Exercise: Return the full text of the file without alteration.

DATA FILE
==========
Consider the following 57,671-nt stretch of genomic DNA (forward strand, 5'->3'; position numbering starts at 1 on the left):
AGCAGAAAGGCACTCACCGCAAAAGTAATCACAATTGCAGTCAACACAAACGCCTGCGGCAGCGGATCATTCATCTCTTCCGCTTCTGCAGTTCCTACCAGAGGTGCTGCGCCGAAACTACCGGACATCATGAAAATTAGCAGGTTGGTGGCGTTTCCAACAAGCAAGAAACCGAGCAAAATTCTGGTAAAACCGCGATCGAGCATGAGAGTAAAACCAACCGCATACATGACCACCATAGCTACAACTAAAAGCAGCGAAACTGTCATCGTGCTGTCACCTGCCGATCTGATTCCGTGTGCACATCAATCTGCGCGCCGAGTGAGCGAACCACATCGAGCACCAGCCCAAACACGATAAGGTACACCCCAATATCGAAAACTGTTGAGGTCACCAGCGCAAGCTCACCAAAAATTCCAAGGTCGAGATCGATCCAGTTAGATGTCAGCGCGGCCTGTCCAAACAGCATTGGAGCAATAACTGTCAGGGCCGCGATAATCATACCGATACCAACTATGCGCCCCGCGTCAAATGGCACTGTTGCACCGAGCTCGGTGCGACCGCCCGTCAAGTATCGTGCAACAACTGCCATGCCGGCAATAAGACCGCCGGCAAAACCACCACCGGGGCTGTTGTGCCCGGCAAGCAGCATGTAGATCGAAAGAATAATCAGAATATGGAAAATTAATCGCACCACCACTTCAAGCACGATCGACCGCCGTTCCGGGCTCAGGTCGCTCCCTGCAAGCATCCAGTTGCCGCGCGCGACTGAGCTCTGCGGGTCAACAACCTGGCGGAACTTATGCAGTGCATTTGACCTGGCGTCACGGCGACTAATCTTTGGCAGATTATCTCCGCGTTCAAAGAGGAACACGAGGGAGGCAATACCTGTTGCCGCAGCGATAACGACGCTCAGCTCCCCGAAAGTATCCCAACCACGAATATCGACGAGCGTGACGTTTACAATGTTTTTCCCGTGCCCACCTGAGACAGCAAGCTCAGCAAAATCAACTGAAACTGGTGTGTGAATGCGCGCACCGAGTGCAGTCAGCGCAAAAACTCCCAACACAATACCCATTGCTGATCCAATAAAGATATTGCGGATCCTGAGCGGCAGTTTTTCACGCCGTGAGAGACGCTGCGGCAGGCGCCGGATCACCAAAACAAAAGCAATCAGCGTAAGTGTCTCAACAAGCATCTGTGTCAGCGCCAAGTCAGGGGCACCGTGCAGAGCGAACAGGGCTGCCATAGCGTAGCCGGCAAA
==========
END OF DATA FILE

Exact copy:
Consider the following 57,671-nt stretch of genomic DNA (forward strand, 5'->3'; position numbering starts at 1 on the left):
AGCAGAAAGGCACTCACCGCAAAAGTAATCACAATTGCAGTCAACACAAACGCCTGCGGCAGCGGATCATTCATCTCTTCCGCTTCTGCAGTTCCTACCAGAGGTGCTGCGCCGAAACTACCGGACATCATGAAAATTAGCAGGTTGGTGGCGTTTCCAACAAGCAAGAAACCGAGCAAAATTCTGGTAAAACCGCGATCGAGCATGAGAGTAAAACCAACCGCATACATGACCACCATAGCTACAACTAAAAGCAGCGAAACTGTCATCGTGCTGTCACCTGCCGATCTGATTCCGTGTGCACATCAATCTGCGCGCCGAGTGAGCGAACCACATCGAGCACCAGCCCAAACACGATAAGGTACACCCCAATATCGAAAACTGTTGAGGTCACCAGCGCAAGCTCACCAAAAATTCCAAGGTCGAGATCGATCCAGTTAGATGTCAGCGCGGCCTGTCCAAACAGCATTGGAGCAATAACTGTCAGGGCCGCGATAATCATACCGATACCAACTATGCGCCCCGCGTCAAATGGCACTGTTGCACCGAGCTCGGTGCGACCGCCCGTCAAGTATCGTGCAACAACTGCCATGCCGGCAATAAGACCGCCGGCAAAACCACCACCGGGGCTGTTGTGCCCGGCAAGCAGCATGTAGATCGAAAGAATAATCAGAATATGGAAAATTAATCGCACCACCACTTCAAGCACGATCGACCGCCGTTCCGGGCTCAGGTCGCTCCCTGCAAGCATCCAGTTGCCGCGCGCGACTGAGCTCTGCGGGTCAACAACCTGGCGGAACTTATGCAGTGCATTTGACCTGGCGTCACGGCGACTAATCTTTGGCAGATTATCTCCGCGTTCAAAGAGGAACACGAGGGAGGCAATACCTGTTGCCGCAGCGATAACGACGCTCAGCTCCCCGAAAGTATCCCAACCACGAATATCGACGAGCGTGACGTTTACAATGTTTTTCCCGTGCCCACCTGAGACAGCAAGCTCAGCAAAATCAACTGAAACTGGTGTGTGAATGCGCGCACCGAGTGCAGTCAGCGCAAAAACTCCCAACACAATACCCATTGCTGATCCAATAAAGATATTGCGGATCCTGAGCGGCAGTTTTTCACGCCGTGAGAGACGCTGCGGCAGGCGCCGGATCACCAAAACAAAAGCAATCAGCGTAAGTGTCTCAACAAGCATCTGTGTCAGCGCCAAGTCAGGGGCACCGTGCAGAGCGAACAGGGCTGCCATAGCGTAGCCGGCAAA